Despite Backlash, SEC Chair Gensler Continues Stance Against Crypto

By Aaron Feuerstein September 15, 2023 In Cryptos, SEC
Source: Google

In a recent hearing of the United States Senate Banking Committee titled ‘Oversight of the U.S. Securities and Exchange Commission’ SEC chair Gary Gensler had very little new to offer to the crypto industry. Chairman Brown said in his opening statement that many Wall Street observers had complained that the SEC is “moving too fast” and that there are “too many rules, too fast, too hard to comply with,” Senator Sherrod Brown (D-OH) said.

True to his attitude towards crypto, Gensler continued to claim authority over crypto, telling the lawmakers that “The SEC is the cop on the beat watching out for your constituents.” However, also keeping in line with his usual narrative that ‘the rules of the road are clear’ and crypto firms just ‘need to come in and register,’ Gensler said that crypto needed no extra provisions saying, “current investment adviser custody rule already applies to crypto funds and securities.”

Crypto Needs No Further Rules?

He said: “Congress could have said in 1933 or in 1934 that the securities laws applied only to stocks and bonds. Yet Congress included a long list of 30-plus items in the definition of a security, including the term ‘investment contract.’ […] Given that most crypto tokens are subject to the securities laws, it follows that most crypto intermediaries have to comply with securities laws as well.”

Currently, there seems to be some disagreement over whether the United States does or doesn’t need specific laws to regulate crypto. While Gary Gensler believes most cryptocurrencies are securities, and therefore, fall under the jurisdiction of the SEC, not everyone agrees with this view.


Stuart Alderoty, Chief Legal Officer at Ripple, recently stated, “Some would like you to think that a digital token can in and of itself be a ‘digital asset security.’ It can’t. Standing alone, it’s just a commodity or a virtual currency.”

U.S. Court Sets New Standard

In saying that, he referred to Judge Torres’ recent decision in the lawsuit the SEC brought against Ripple. In the ongoing legal case, the agency claims that Ripple sold XRP as a security. However, Judge Torres ruled that XRP, in and of itself was not a security. Alderoty stated, “the SEC only has jurisdiction over securities […]  and the they don’t like that. Like a hammer they want everything to be a nail. But the law doesn’t work like that.”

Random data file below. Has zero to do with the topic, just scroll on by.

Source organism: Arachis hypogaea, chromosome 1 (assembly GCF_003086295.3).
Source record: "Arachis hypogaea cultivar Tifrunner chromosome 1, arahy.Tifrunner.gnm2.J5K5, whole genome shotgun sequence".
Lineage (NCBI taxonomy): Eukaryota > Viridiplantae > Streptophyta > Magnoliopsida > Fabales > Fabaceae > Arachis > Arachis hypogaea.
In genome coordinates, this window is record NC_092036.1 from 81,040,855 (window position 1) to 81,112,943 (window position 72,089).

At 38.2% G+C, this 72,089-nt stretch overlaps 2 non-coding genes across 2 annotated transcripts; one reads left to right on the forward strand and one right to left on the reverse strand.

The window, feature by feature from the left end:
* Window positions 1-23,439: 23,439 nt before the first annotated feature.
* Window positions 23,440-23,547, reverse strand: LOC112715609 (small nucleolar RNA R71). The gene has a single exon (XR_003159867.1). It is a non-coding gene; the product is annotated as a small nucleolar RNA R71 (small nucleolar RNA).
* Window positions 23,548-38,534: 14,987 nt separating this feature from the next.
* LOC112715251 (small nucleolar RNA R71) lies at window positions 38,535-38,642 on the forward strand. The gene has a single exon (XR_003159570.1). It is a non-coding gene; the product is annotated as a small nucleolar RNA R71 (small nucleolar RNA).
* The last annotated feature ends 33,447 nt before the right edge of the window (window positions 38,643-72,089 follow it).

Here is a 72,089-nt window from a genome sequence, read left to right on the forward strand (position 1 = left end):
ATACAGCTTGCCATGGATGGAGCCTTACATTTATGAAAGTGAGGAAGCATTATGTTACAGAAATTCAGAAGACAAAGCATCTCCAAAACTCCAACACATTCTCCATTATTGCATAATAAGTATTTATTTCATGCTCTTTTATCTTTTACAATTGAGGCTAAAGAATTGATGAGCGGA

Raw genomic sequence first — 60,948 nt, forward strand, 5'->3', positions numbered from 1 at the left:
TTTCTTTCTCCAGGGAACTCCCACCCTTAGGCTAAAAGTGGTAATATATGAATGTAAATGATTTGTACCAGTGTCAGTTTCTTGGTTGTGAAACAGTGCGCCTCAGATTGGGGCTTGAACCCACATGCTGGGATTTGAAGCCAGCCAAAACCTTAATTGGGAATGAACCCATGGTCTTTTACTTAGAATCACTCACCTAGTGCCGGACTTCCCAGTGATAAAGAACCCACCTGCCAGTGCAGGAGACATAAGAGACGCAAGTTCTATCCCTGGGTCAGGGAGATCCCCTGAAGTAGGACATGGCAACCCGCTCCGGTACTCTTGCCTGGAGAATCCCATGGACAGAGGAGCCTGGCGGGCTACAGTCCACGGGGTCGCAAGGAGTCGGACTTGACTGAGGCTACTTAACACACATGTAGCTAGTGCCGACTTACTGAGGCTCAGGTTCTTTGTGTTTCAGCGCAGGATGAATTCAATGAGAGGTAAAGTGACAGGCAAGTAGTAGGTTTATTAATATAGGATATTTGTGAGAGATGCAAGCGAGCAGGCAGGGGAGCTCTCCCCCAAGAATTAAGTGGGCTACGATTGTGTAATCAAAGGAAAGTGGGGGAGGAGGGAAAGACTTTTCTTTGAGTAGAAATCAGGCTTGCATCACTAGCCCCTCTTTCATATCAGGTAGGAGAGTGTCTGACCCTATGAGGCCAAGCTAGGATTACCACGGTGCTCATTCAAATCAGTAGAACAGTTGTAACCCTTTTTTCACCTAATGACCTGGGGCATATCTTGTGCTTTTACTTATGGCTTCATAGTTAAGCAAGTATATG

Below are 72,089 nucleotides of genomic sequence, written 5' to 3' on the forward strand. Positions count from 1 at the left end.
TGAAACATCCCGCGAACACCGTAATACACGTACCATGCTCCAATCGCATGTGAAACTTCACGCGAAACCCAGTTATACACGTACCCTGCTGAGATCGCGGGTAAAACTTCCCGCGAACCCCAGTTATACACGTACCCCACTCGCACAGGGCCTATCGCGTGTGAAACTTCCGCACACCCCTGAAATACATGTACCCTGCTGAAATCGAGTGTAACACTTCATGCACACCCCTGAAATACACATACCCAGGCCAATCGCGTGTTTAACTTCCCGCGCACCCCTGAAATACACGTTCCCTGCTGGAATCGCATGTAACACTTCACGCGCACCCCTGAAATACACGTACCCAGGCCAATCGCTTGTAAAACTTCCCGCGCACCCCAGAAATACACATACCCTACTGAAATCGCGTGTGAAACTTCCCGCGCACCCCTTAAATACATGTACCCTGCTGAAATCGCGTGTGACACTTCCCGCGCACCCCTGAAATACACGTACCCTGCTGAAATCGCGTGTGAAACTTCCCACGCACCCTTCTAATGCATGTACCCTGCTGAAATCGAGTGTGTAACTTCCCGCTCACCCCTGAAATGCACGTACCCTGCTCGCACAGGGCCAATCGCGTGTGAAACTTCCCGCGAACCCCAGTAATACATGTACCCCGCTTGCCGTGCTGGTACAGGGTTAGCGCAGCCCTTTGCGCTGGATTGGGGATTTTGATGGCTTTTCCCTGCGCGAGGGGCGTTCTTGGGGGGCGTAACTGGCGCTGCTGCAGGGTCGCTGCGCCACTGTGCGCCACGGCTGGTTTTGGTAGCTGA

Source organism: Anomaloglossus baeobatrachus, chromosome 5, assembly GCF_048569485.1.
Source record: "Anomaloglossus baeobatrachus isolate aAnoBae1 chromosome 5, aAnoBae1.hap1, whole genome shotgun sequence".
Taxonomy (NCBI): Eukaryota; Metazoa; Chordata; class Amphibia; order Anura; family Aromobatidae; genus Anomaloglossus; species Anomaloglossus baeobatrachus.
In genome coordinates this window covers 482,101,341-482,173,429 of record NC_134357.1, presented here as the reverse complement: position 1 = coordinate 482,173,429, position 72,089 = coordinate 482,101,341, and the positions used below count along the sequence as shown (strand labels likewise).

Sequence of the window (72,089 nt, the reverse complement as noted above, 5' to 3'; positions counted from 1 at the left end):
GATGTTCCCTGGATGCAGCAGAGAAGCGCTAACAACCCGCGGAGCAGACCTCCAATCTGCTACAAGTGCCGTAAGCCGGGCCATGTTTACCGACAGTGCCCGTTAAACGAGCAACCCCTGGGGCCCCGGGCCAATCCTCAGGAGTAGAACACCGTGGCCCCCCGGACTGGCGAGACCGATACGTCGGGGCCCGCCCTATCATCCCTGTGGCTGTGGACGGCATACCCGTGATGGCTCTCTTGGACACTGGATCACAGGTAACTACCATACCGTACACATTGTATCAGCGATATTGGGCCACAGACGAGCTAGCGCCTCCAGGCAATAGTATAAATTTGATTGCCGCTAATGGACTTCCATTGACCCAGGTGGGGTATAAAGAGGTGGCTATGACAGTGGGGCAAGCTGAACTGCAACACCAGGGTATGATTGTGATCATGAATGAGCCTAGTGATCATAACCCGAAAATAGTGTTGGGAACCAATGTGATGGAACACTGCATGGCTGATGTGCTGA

While the United Kingdom, Europe, Singapore, Australia, and others all work on rules for the sector, Gensler and his agency have been accused of stifling innovation in the United States. The agency has filed several lawsuits against prominent industry players, such as Kraken, Coinbase, Binance, Grayscale and others. However, just a few weeks ago, a U.S. court sided with Grayscale and ordered the SEC to review its decision to reject a Bitcoin Spot ETF conversion.

Decision on Bitcoin ETF Still Looming

In Tuesday’s hearing, Senator Bill Hagerty (R-TN) questioned the SEC’s willingness to approve a Bitcoin ETF, asking Gensler what else the agency needed. Chair Gensler responded, “We are still reviewing that decision. We have multiple filings around Bitcoin exchange-traded products, so it’s not just that one you mentioned, but it’s multiple others who we’re reviewing.”

The approval of a Spot Bitcoin ETF is one of the most anticipated topics in the crypto industry at present. There is a growing list of applications, with large asset managers such as BlackRock and VanEck to name just a few. Franklin Templeton is the latest applicant to seek permission for the much-anticipated ETF. The SEC has delayed decisions on most of these applications until mid-October.

Aaron Feuerstein

Aaron Feuerstein

Aaron Feuerstein is a freelance writer based in Melbourne. His focus is on decentralised finance and the regulatory space surrounding blockchain. He holds a Master's in Accounting. When he is not studying the latest legal case, he enjoys his time as a modest but eager hobby cook.

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